But, there seems to be a massive misconception by many DSLR filmmakers about how Canon approaches their DSLR product line. Many people seem to think that if the ML team has managed to create all of these extra features in Canon DSLR's, then Canon must be intentionally crippling their cameras in order to protect their profits on their higher end cameras. This may be the case with the 1DX and the 1DC, but it is the not case with their lower end DSLR's. The reason that Canon "intentionally cripples" their cameras is because the vast majority of the buying public does not want these features on their camera. The vast majority of the buying public would actually choose a different brand or model if a salesperson showed them all of the extra features of an ML camera. Most people want simple and easy to use. Even if Canon added all of ML's features and then locked it behind a specialized menu system so that the average consumer couldn't access it, it would still make the average consumer uncomfortable and likely to buy a different camera.

Regarding the ability to output RAW, the number of people who want this is miniscule. Seriously. Imagine the sales pitch. Salesperson "Plus, this camera has the ability to shoot RAW video. All you have to do is buy a number of these really expensive memory cards, be prepared to swap them out every few minutes, and have a massive amount of hard drive space. Once you have the footage you can take it into this complicated program and try to figure out how to make the footage look different than the way you shot it." Customer "But, this Nikon allows me to shoot 20x as much footage on these much cheaper cards. Plus, I can immediately post it to youtube." Salesperson, "But with RAW, it is easier to make your footage look different than what you saw in the monitor". Customer, "Why, would I want to do that?"

July 30, 2013

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Casey

Well being a retied auto worker and shooting video and photography has a hobby I don't think I will ever make a movie. My friends are older and don't want to act in a movie but one day I might want to make a documentary. I keep think of stuff to shoot. I do like to learn about it. That's how I found this site. I join the Indianapolis Camera Club to learn more about photography . So I think that the consumer like me will find what ML is doing is great and hope the camera manufacturers gives use more for our money one day.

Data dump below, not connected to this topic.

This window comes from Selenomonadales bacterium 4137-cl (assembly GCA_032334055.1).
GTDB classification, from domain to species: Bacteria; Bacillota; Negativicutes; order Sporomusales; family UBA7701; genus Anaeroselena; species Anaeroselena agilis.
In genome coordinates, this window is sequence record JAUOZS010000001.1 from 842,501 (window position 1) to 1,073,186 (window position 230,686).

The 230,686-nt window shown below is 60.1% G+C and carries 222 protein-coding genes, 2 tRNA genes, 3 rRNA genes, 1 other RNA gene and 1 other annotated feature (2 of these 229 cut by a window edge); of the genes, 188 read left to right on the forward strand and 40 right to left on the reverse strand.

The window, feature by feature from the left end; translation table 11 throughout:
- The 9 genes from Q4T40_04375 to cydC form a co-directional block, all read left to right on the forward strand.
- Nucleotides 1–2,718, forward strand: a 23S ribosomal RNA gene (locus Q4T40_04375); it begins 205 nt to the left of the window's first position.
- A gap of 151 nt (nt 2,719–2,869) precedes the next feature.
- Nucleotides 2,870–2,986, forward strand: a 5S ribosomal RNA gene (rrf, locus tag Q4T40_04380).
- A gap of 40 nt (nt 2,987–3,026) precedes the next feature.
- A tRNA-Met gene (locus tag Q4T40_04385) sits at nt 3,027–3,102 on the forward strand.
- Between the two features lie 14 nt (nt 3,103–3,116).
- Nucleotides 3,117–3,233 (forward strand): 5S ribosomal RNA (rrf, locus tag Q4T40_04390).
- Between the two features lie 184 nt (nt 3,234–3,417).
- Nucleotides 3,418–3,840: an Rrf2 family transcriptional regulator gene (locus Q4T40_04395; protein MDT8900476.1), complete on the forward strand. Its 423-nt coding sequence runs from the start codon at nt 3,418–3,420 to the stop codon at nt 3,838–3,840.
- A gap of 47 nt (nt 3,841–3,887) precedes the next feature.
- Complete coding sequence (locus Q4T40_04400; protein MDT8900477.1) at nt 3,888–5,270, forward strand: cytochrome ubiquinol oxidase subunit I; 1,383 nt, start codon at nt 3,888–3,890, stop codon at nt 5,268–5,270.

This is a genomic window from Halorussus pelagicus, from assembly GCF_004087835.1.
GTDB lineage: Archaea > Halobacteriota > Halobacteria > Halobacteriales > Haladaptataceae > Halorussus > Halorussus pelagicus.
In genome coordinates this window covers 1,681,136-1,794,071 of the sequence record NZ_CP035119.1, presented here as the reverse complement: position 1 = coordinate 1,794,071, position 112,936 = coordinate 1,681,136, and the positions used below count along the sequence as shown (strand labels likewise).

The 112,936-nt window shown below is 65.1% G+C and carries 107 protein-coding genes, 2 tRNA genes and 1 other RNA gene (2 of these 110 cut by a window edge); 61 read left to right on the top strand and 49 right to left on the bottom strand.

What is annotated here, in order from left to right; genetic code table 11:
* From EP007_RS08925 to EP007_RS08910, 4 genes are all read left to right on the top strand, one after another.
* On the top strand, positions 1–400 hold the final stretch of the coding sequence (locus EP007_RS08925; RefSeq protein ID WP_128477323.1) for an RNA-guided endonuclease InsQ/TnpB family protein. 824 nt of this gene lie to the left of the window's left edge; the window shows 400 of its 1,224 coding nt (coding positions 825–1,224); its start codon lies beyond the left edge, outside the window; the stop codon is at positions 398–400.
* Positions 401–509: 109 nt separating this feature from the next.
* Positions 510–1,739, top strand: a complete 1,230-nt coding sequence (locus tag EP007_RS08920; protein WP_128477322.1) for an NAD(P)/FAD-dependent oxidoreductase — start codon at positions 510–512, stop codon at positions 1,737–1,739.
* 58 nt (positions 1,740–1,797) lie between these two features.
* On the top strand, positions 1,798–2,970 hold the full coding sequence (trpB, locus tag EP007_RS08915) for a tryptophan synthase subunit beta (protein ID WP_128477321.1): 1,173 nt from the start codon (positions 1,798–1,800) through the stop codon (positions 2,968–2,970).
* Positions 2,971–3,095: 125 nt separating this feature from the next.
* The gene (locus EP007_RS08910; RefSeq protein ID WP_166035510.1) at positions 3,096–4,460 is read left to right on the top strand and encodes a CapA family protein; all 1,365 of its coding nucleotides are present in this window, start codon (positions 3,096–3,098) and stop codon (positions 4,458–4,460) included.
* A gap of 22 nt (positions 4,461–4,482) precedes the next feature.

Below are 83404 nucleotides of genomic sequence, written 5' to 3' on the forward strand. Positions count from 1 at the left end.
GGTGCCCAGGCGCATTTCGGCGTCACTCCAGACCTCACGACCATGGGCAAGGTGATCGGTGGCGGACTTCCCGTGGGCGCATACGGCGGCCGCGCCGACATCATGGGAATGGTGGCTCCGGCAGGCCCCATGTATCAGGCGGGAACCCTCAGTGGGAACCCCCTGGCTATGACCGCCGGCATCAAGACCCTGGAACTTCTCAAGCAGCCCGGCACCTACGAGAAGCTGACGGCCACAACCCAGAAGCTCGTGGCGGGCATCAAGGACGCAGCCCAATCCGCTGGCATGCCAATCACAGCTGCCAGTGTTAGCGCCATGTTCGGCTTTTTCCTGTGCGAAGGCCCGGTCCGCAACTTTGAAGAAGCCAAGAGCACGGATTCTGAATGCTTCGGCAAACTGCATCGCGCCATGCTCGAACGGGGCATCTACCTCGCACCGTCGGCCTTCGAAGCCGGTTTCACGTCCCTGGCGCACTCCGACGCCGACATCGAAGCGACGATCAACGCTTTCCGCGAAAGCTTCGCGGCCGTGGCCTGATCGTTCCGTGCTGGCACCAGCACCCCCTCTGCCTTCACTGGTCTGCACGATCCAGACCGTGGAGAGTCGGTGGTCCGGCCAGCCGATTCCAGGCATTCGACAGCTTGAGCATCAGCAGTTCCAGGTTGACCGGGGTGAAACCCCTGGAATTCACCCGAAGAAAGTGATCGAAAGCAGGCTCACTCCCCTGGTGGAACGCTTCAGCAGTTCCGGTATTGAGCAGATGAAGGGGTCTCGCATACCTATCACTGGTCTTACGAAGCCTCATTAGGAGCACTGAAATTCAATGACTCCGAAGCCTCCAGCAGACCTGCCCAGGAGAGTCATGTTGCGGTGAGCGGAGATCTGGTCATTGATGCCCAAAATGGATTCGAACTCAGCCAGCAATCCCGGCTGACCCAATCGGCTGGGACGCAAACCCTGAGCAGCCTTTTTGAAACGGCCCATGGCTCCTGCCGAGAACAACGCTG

Like on the photography side everyone say shoot in raw.

July 30, 2013

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Michael Bishop

Sorry, I didn't mean to reply to your video, I just meant this as a general post. I think it is good that people are enjoying using the RAW capability. I only shoot RAW for photographs, but it does mean that I spend far more time finessing my photos than a person with just a point and shoot.

You auto worker comment reminded me of my analogy for ML. I used to have a VW GTI with a turbo and I would visit tuner sites on the web. With just a tweak to the car's chip you could pull 50 ftlb more torque out of the turbo, so everybody on the tuner sites would complain about how VW was crippling their cars. Chipping, however, also caused the car to have a noticeable turbo lag and a tendency to jerk into power. I continued modifying my car and in the end it could do far more than any other car VW produced. I loved it but nobody else even wanted to get in the car with me, much less drive it.

July 30, 2013

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Casey

You guys should watch the whole video if you haven't. Magic Lantern has done much, much more than RAW video, but that's obviously a headline spec because this is a more video-oriented site. They've done tons of stuff on the stills side that Canon hasn't bothered to do on high-end or low-end cameras. Stuff like ETTR and taking a photo when there is movement are features people would absolutely want right now, even if it were only on the higher end.

July 30, 2013

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Joe Marine
Editor-at-Large
Shooter/Writer/Director

Also you have a full set of cheking features, such a peaking, live histogram, vectorscope, zoombox. Timelapse features onboard. Small increments on lower iso (ISO 50).

Also it is rock solid. you can use it in production with no problems or risk of loosing footage or something.

Even RAW is now in good shape for more serious tasks. And you can convert it to prores or cineform and keep a good source material to start with.

ML team are just awesome!

July 30, 2013

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Alex Mand

Notice how Canon has left ML and its developers alone? With so many downloads it's bound to have stirred considerable interest in a now sagging camera manufacturer. (off 6% this quarter)

July 31, 2013

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RJR

arent they fron the us?? they sound like a loquendo voice ..

August 2, 2013

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pablo